Always have at least 2 more sets of batteries charging.
Generally, using a power expander is better than not.
-Don’t use the bearing rivits… EVER!
-Use Lock Nuts on any pivot points and in places where it would be very inconvinient to have to re-tighten a bolt.
Aways counterbalance your arms. Surgical tubing or rubber bands are great for this. (rubber bands are easier to make consistant in tension)
-Triangles are your friends. (much stronger then rectangles)
-Don’t intentionally pop the clutches. (Even though it’s fun)
Cantilevered wheels are fine if you know how to do them… We will probably unveil our robots soon and one of them has a six motor catalivered asmytrical 6wheel drive that takes full advantage of the 18" box for its wheel stance. It’s pretty slick (and very stable.)
I call shenanigans on this. When they are brand new the rivets do a good job of holding the bearings in place. However, they get much looser with successive reuse and we have had many experiences where they “pop” out at inopertune times. I finally got fed up with loosing rivets during matches so I just replaced them all with bolts, no problems anymore. So if you don’t want to have to be constantly checking for loose rivets you should lean towards new rivets or bolts.
-If planning on making a design notebook, start immediatly. Nothing is harder than trying to remember all that happened in the last 3 months.
-Kludges yeild bugs, designs yeild solutions.
-Relax robotics is fun!
-If it is not supposed to rotate, mount it using at least 2 points.
-Communicate with your team. Words such as thing-a-ma-jig, whats-a-ma-call-it, thing-a-ma-whats-it dont count as good communication. “The green thing” is not particularly helpful either.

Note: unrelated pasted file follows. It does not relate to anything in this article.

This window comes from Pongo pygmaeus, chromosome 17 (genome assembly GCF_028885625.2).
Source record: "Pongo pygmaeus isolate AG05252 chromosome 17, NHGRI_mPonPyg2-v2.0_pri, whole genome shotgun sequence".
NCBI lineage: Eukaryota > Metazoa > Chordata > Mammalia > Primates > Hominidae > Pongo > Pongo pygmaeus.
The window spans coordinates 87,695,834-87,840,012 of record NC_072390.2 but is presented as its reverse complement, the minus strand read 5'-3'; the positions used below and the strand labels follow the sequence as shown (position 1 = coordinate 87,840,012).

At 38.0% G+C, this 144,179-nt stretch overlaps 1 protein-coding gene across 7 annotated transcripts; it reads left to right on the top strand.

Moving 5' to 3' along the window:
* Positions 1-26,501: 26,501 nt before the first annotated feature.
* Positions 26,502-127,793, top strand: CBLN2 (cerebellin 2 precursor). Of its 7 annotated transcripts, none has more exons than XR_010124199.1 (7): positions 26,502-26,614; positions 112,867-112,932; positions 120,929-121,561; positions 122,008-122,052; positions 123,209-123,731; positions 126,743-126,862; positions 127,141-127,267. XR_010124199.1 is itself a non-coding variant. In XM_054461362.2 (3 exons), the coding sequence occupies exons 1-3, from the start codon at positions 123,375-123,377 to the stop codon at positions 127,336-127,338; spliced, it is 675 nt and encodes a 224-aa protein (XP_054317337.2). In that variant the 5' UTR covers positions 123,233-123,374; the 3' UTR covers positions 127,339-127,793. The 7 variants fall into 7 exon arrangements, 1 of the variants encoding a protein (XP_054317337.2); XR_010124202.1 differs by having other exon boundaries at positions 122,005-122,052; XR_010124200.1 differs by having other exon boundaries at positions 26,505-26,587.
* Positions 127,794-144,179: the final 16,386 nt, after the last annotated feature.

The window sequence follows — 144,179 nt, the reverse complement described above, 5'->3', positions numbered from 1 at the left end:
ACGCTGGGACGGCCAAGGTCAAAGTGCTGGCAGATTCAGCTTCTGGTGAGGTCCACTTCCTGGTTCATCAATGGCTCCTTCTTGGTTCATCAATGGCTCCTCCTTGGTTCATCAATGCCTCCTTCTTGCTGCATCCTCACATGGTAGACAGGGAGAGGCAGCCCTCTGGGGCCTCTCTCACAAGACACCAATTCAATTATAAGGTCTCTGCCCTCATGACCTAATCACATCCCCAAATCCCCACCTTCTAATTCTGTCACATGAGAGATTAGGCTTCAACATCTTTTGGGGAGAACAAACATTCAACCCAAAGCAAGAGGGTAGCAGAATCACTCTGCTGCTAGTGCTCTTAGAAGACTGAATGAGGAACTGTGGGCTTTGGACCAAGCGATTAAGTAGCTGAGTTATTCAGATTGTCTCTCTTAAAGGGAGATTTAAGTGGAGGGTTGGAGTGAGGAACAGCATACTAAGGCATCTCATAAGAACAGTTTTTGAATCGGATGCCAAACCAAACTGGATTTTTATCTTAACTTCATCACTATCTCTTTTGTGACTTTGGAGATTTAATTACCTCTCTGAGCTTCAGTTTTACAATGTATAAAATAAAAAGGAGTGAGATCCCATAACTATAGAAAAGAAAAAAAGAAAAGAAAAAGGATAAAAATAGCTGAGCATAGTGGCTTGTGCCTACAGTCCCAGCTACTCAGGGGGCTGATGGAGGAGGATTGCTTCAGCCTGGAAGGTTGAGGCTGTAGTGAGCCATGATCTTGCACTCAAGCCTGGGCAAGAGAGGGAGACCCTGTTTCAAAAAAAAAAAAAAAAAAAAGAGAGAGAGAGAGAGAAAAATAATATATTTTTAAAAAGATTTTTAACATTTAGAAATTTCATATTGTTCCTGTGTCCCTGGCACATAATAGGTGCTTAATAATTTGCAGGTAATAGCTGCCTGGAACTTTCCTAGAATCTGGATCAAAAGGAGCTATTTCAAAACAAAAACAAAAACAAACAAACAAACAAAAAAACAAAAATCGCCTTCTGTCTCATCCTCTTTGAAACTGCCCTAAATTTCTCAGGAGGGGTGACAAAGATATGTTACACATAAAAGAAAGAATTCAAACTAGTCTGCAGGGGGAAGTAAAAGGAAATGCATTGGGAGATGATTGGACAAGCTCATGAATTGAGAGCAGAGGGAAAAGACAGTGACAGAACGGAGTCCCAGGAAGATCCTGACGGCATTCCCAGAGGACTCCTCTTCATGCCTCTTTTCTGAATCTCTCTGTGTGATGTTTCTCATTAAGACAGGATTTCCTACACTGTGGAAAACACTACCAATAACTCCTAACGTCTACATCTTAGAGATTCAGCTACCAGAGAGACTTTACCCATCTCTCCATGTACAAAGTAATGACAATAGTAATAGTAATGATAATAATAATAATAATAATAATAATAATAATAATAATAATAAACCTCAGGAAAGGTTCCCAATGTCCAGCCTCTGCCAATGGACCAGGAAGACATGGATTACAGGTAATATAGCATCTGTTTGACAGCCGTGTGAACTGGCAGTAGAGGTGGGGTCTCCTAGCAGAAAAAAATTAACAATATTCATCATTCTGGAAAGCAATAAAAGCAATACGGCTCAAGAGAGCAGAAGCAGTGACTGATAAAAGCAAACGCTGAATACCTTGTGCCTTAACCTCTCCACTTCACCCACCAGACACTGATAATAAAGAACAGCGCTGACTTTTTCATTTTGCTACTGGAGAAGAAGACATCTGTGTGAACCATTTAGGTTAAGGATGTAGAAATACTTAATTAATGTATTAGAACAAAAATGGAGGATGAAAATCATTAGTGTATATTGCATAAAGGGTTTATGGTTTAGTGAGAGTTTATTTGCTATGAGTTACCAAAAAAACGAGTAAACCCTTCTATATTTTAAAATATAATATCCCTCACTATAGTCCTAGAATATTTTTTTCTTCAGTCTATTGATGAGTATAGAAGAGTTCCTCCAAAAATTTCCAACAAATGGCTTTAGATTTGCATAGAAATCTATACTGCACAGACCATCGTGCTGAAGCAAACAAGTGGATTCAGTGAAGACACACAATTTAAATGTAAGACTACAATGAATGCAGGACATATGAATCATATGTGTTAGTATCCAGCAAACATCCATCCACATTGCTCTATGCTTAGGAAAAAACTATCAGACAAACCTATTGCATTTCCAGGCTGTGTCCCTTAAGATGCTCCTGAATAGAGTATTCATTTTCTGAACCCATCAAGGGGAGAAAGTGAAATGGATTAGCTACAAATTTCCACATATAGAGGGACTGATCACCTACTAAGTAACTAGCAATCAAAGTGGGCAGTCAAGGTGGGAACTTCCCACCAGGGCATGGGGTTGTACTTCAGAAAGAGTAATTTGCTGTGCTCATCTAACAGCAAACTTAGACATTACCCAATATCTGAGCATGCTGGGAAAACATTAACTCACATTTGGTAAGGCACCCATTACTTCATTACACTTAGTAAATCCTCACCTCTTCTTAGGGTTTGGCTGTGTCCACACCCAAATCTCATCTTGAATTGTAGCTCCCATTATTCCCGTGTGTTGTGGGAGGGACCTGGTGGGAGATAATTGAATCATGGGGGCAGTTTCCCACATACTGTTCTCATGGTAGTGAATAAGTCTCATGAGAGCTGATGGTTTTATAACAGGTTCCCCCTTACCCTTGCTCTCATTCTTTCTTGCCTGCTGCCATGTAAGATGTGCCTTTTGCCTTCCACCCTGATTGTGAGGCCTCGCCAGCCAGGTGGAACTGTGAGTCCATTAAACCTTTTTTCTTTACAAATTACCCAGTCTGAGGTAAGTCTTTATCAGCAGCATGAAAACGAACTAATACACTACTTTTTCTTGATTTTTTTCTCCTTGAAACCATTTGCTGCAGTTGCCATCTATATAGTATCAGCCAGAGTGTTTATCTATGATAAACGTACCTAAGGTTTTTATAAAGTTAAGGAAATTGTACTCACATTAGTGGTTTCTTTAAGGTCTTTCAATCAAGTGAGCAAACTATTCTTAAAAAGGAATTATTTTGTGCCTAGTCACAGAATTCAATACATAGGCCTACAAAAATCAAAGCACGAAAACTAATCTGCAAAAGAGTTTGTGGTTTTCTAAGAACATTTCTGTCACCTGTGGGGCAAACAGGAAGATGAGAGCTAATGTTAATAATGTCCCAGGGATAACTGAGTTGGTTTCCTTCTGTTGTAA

-Trade-offs will occur. When you make a choice go with it and don’t putts around trying to do both. They are called trade-offs for a reason, you can’t do both.
-The simple and elegant solution is both simple and elegant, the epitome of a good robot.
-During prototyping go crazy, you don’t know what you can do until you do it.
-Know when to buckle down and face reality, to compete you need a real-bot not a pretty picture on a piece of paper of the perfect plan.
-Learn your teams streangths and weaknesses. Who can you turn to for help with a particular problem? Who will need help compleating a task?
-Read and research, it is amazing the number of great ideas out there.
-Purchice graph paper for sketching, trying to decipher a mess of spagetti is annoying and a waste of time.
-Take pictures of mechanisms developed by your team, you will see a need for them again.
-Take pictures of your robot, when somebody drops it, it is easyer to reasemble.
I’ll add comments, rather than additions, as your list is well on the way to being quite comprehensive.
I’d suggest combining tip #4 and tip #8. For tip #7, while I agree that chain offers the advantage of transfering power over a distance, I’d be hesitant to make the blanket statement that chain is more mechanically efficient than gears. Both gears and chains, when properly installed, tensioned and lubricated, can achieve efficiencies in excess of 98%… gears have a slight edge and can reach closer to 99% efficient. This efficiency plummets rapidly, however as soon as the gears or chains are misaligned, dirty, or otherwise improperly set up.
I don’t know as there are any published values for the VEX gear efficiency vs. VEX high strength chain efficiency, but my experience would lead me to suspect that any fundamental difference in efficiency between the two is insignificant relative to other design decisions.
A small point, perhaps, and directed more at the general statement comparing gears and chains rather than the specific suggestion to use chain where appropriate in the drive system.